Thomas Anstey Guthrie

Thomas Anstey Guthrie (8 August 1856 - 10 March 1934) was an English author (writing as F. Anstey), most noted for his comic novel Vice Versa about a boarding-school boy and his father exchanging identities. His reputation was confirmed by The Tinted Venus and many humorous parodies in Punch magazine.

Early life and family

He was born in Kensington, London, to Augusta Amherst Austen, an organist and composer, and Thomas Anstey Guthrie. He was educated at King's College School and at Trinity Hall, Cambridge, and was called to the bar in 1880.[1]

Guthrie married and his younger brother was the physician Leonard Guthrie (1858-1918).[2][3]

Writing career

The popular success of his story Vice Versa (1882) with its topsy turvy substitution of a father for his schoolboy son, at once made his reputation as a humorist of an original type. In 1883, he published a serious novel, The Giant's Robe, which the late nineteenth century English author George Gissing described as 'very poor stuff'.[4] Anstey discovered (and again in 1889 with The Pariah) that it was not as a serious novelist but as a humorist that the public insisted on regarding him. As such, his reputation was further confirmed by The Black Poodle (1884), The Tinted Venus (1885), A Fallen Idol (1886), and other works.

Guthrie became an important member of the staff of Punch magazine, in which his voces populi and his humorous parodies of a reciter's stock-piece (Burglar Bill, &c.) represent his best work. In 1901, his successful farce The Man from Blankley's based on a story that originally appeared in Punch, was first produced at the Prince of Wales Theatre, in London. He wrote Only Toys (1903) and Salted Almonds (1906).[5]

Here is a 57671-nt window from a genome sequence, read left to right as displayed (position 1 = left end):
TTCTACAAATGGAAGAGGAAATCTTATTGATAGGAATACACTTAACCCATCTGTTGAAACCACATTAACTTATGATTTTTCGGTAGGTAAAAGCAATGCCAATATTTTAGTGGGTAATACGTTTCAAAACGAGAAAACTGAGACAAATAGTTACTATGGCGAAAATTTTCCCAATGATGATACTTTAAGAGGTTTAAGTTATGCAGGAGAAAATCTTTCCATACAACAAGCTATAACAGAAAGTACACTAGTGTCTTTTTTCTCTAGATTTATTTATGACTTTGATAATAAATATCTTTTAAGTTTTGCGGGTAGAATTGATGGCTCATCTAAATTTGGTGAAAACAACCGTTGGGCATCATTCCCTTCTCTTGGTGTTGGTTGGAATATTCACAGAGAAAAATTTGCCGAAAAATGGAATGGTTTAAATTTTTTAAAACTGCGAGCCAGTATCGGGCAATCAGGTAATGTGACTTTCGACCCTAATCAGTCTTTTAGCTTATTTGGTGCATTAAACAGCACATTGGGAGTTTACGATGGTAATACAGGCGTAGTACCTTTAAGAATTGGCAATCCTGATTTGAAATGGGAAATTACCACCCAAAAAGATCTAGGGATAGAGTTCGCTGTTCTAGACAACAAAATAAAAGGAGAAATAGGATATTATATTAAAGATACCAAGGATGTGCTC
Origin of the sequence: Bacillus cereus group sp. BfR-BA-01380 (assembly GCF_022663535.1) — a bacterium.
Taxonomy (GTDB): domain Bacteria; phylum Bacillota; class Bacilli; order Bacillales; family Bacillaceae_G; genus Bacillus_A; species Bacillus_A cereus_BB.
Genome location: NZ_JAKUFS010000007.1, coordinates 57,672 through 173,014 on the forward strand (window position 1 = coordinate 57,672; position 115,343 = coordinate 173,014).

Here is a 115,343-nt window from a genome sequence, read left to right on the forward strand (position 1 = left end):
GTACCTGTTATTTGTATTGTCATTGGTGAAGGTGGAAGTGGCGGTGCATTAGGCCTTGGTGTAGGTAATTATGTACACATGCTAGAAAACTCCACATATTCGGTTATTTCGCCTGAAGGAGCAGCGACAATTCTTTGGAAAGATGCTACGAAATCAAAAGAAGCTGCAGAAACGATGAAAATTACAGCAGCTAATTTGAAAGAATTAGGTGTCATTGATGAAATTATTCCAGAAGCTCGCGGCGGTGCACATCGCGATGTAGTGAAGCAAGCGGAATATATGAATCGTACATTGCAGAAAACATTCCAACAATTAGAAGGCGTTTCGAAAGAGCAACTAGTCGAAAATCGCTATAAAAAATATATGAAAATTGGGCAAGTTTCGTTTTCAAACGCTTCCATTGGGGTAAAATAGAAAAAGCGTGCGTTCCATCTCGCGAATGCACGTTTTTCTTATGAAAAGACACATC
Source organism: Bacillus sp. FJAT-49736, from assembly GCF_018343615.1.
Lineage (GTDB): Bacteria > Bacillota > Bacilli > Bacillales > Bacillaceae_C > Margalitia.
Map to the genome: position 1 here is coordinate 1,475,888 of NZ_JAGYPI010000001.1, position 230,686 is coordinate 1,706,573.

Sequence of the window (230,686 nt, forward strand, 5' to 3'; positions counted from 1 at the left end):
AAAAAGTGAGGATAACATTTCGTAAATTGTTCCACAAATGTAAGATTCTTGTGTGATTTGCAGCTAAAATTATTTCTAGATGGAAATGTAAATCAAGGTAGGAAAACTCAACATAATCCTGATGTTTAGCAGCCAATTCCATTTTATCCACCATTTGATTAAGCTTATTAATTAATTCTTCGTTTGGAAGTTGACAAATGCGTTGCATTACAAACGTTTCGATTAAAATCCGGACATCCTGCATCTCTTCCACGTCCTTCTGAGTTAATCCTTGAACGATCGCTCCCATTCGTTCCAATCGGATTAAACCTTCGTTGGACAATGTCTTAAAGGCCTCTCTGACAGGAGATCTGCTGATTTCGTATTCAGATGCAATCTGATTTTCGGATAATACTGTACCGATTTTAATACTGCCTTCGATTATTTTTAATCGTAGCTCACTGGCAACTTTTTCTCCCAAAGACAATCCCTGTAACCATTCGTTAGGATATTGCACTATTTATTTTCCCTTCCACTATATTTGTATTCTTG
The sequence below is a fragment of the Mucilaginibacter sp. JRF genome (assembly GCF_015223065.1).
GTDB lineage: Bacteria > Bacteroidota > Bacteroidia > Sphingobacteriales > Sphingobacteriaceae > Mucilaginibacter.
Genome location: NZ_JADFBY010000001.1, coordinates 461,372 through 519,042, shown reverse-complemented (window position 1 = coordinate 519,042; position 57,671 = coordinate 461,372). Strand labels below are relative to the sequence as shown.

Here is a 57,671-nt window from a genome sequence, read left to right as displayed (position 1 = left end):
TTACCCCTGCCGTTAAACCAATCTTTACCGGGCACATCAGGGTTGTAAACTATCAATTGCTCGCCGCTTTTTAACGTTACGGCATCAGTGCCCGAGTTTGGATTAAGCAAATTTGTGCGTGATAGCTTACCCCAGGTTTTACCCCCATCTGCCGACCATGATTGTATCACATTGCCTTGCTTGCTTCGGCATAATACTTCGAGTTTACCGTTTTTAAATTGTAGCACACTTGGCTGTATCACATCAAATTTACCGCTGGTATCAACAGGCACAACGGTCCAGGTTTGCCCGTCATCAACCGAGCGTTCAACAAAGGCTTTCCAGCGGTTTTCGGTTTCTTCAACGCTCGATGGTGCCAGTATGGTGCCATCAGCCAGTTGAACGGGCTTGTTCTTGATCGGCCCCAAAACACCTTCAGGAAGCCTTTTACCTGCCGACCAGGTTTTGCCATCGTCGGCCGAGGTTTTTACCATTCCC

Many of Anstey's stories have been adapted into theatrical productions and motion pictures.

The Tinted Venus was adapted into a silent film, The Tinted Venus, in 1921.

The Tinted Venus was adapted by S. J. Perelman, Ogden Nash, and Kurt Weill into One Touch of Venus in 1943. A 1948 film, One Touch of Venus (film), was based on Guthrie's book and the musical.

Vice Versa was adapted as a play in 1883 and has been filmed many times, usually transposed in setting and without any credit to the original book. Another of his novels, The Brass Bottle, has also been filmed more than once, including The Brass Bottle (1964). His Tourmalin's Time Cheques (1891) is one of the earliest stories featuring the science fiction concept of intentional and frequent movement in time, and probably the first to investigate the practical paradoxes such a concept would create.

Guthrie wrote an autobiography, under both his pen and true names, in 1936 entitled A Long Retrospect.[6]


Guthrie died on 10 March 1934.

Selected publications


  • Vice Versa (1882)
  • The Black Poodle And Other Tales (1884)
  • The Giant's Robe (1884)
  • The Tinted Venus (1885)
  • A Fallen Idol (1886)
  • Burglar Bill And Other Pieces (1888)
  • The Pariah (1889)


  • Voces Populi (1890)
  • Tourmalin's Time Cheques (1891)
  • Mr. Punch's Model Music-Hall Songs And Dramas (1892)
  • The Talking Horse And Other Tales (1892)
  • The Travelling Companions (1892)
  • The Man From Blankley's And Other Sketches (1893)
  • Mr. Punch's Pocket Ibsen (1893)
  • Under the Rose (1894)
  • Lyre and Lancet (1895)
  • The Statement of Stella Maberly, Written By Herself (1896)
  • Baboo Jabberjee, B. A. (1897)
  • Puppets At Large (1897)
  • Love Among The Lions (1898)
  • Paleface And Redskin (1898)


  • The Brass Bottle (1900)
  • A Bayard From Bengal (1902)
  • Only Toys! (1903)
  • Salted Almonds (1906)
  • Winnie, An Everyday Story (1909)



  1. "Guthrie, Thomas Anstey (GTRY875TA)". A Cambridge Alumni Database. University of Cambridge.
  2. GUTHRIE, Leonard George (1858-1918). AIM25. Retrieved 5 July 2018.
  3. " "A Kind of Odour of Salem House": David Copperfield and Thomas Anstey Guthrie" by Peter Merchant in Peter Merchant & Catherine Waters (Eds.) Dickens and the Imagined Child. Routledge. 2016. pp. 131-151 (p. 143). ISBN 978-1-4724-2381-8.
  4. Coustillas, Pierre ed. London and the Life of Literature in Late Victorian England: the Diary of George Gissing, Novelist. Brighton: Harvester Press, 1978, p.266.
  5. New International Encyclopedia
  6. A Long Retrospect at the Internet Archive
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